COVID herd immunity: At hand or forever elusive?
By MICHEL ACCAD, MD With cases of COVID-19 either disappeared or rapidly diminishing from places like Wuhan, Italy, New York, and Sweden, many voices are speculating that herd immunity may have been reached in those areas and that it may be at hand in the remaining parts of the world that are still struggling with the pandemic. Lockdowns should end—or may not have been needed to begin with, they conclude. Adding plausibility to their speculation is the discovery of biological evidence suggesting that prior exposure to other coronaviruses may confer some degree of immunity against SARS-CoV2, an immunity not apparent on the basis of antibody seroprevalence studies. Opposing those viewpoints are those who dismiss the recent immunological claims and insist that rates of infections are far below those expected to confer immunity on a community. They believe that the main reason for the declining numbers are the behavioral changes that have occurred either under force of government edict or, in the case of Sweden, more voluntarily. What’s more, they remind us that the Spanish flu pandemic of 1918-1919 occurred in 3 distinct waves. In the summer of 1918 influenza seemed overcome until a second wave hit in the fall. Herd immunity could not possibly have accounted for the end of the first wave. The alarmists may have a point. However, recent history offers a more instructive example. Until early 2015, epidemiologists co...
Publication date: 5 February 2021Source: Journal of Molecular Structure, Volume 1225Author(s): Yuqing Wu, Rui Fausto
Publication date: 5 February 2021Source: Journal of Molecular Structure, Volume 1225Author(s): Abhijit Chhetri, Sailesh Chettri, Pranesh Rai, Dipu Kumar Mishra, Biswajit Sinha, Dhiraj Brahman
Publication date: Available online 24 September 2020Source: Biochimica et Biophysica Acta (BBA) - Molecular Basis of DiseaseAuthor(s): Ritika Kabra, Shailza Singh
Publication date: November 2020Source: Fish &Shellfish Immunology, Volume 106Author(s): Max J. Beckmann, Marcia Saraiva, Debbie McLaggan, Tom G. Pottinger, Pieter van West
Publication date: Available online 24 September 2020Source: Chinese Journal of Chemical EngineeringAuthor(s): Yang Yu, Guiying Li, Wanqing Han, Linhua Zhu, Tian Si, Hong Wang, Yanlin Sun, Yanping He
Analyst, 2020, Advance Article DOI: 10.1039/D0AN01609H, PaperSurasak Kasetsirikul, Muhammad Umer, Narshone Soda, Kamalalayam Rajan Sreejith, Muhammad J. A. Shiddiky, Nam-Trung Nguyen This work reports the development of a rapid, simple and inexpensive colorimetric paper-based assay for the detection of the severe acute respiratory symptom coronavirus 2 (SARS-CoV-2) humanized antibody. To cite this article before page numbers are assigned, use the DOI form of citation above. The content of this RSS Feed (c) The Royal Society of Chemistry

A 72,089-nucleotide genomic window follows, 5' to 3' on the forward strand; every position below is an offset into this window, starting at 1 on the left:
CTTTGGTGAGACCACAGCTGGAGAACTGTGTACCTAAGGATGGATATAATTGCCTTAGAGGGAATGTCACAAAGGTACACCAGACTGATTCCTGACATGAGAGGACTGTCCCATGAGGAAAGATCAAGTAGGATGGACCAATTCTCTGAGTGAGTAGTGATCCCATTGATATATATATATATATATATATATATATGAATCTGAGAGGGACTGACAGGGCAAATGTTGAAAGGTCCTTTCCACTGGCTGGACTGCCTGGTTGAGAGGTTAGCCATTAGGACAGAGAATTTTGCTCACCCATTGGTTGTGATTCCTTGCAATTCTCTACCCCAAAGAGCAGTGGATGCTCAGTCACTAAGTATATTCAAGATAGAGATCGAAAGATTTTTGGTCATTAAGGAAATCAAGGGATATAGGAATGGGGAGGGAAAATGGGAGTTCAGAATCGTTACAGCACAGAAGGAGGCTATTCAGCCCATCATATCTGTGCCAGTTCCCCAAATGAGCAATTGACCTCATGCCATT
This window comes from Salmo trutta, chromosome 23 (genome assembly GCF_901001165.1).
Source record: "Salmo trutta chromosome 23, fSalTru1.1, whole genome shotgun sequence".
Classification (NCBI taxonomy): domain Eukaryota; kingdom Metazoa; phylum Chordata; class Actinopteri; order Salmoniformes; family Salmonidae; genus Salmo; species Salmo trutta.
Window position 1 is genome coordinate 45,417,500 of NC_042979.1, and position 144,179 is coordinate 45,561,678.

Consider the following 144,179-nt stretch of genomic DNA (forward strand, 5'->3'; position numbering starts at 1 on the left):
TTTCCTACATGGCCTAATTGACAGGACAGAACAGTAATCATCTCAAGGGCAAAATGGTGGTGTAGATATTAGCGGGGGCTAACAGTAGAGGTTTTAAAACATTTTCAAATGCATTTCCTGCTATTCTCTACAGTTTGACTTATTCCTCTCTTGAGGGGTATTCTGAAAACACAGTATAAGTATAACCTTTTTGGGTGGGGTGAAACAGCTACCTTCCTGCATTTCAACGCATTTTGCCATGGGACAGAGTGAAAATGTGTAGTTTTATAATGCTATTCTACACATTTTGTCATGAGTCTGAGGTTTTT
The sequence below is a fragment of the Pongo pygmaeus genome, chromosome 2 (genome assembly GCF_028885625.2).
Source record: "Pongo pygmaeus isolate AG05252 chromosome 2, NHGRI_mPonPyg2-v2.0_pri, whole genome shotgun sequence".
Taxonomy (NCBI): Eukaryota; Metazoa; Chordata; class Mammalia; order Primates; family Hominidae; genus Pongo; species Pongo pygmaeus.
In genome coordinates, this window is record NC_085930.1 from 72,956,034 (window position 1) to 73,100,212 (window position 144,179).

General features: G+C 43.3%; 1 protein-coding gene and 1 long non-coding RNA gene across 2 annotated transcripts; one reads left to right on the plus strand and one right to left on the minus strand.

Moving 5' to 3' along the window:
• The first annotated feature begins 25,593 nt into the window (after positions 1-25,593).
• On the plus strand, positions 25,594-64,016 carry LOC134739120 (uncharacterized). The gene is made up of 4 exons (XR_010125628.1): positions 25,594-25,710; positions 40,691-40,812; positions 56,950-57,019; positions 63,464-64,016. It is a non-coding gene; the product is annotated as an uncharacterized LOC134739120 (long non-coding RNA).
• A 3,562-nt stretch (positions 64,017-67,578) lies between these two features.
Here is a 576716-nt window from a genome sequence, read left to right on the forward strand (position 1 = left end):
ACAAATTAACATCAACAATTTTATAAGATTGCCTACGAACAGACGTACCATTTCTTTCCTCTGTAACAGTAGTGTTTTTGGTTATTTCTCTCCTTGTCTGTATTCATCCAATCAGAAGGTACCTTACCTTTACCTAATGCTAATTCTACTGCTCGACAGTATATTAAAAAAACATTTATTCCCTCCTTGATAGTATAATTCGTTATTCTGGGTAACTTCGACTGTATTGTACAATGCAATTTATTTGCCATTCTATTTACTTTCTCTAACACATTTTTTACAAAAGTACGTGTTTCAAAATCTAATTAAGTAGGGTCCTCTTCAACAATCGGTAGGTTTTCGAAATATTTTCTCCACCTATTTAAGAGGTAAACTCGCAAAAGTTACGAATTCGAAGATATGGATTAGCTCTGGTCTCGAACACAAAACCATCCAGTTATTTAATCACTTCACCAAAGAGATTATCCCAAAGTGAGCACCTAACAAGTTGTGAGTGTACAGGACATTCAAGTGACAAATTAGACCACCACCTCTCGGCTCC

Analysis suggests too little attention is paid to gender disparities in medical trialsCoronavirus – latest updatesSee all our coronavirus coverageHistorically, medical research has often taken a one-size-fits-all approach, lumping women and men together despite growing evidence that the sexes differ in how they catch and fight disease.A stark example was the heart drug digoxin, which was widely marketed in the late 1990s on the basis of a trial that showed it to beeffective and safe. But over time a higher incidence of side-effects in women emerged. When the same dataset wasanalysed on the basis of sex, it showed dig...
WHO warns death tollcould be higher than 2 million without concerted action;Madrid braces for lockdown as Spain reaches 716,481 total infections;surge in cases in AthensFigures prompt French and Dutch warnings, and row in SpainUS approaches 7m cases as officials warn surge could comeWhat lessons can Europe learn from Sweden ’s experience?Why dogs might be a Covid tester ’s best friend7.50pmBSTOfficials have stopped a Covid-19 testing study in theUSafter multiple reports that state and federal public health workers were threatened and face racial slurs.The U.S. Centers for Disease Control and Prevention pulled f...
Integumen, a British company that developed a system to detect the COVID-19 virus in waste water, said the same technology could be deployed in a personalized breath test.Reuters Health Information
Authors: Mishra VN, Kumari N, Pathak A, Chaturvedi RK, Gupta AK, Chaurasia RN Abstract An outbreak of severe acute respiratory syndrome coronavirus 2 (SARS-CoV-2) was first reported in Wuhan City, China, in December 2019. Since then, the outbreak has grown into a global pandemic, and neither a vaccine nor a treatment for the disease, termed coronavirus disease 2019 (COVID-19), is currently available. The slow translational progress in the field of research suggests that a large number of studies are urgently required. In this context, this review explores the impact of bacteriophages on SARS-CoV-2, especially conce...
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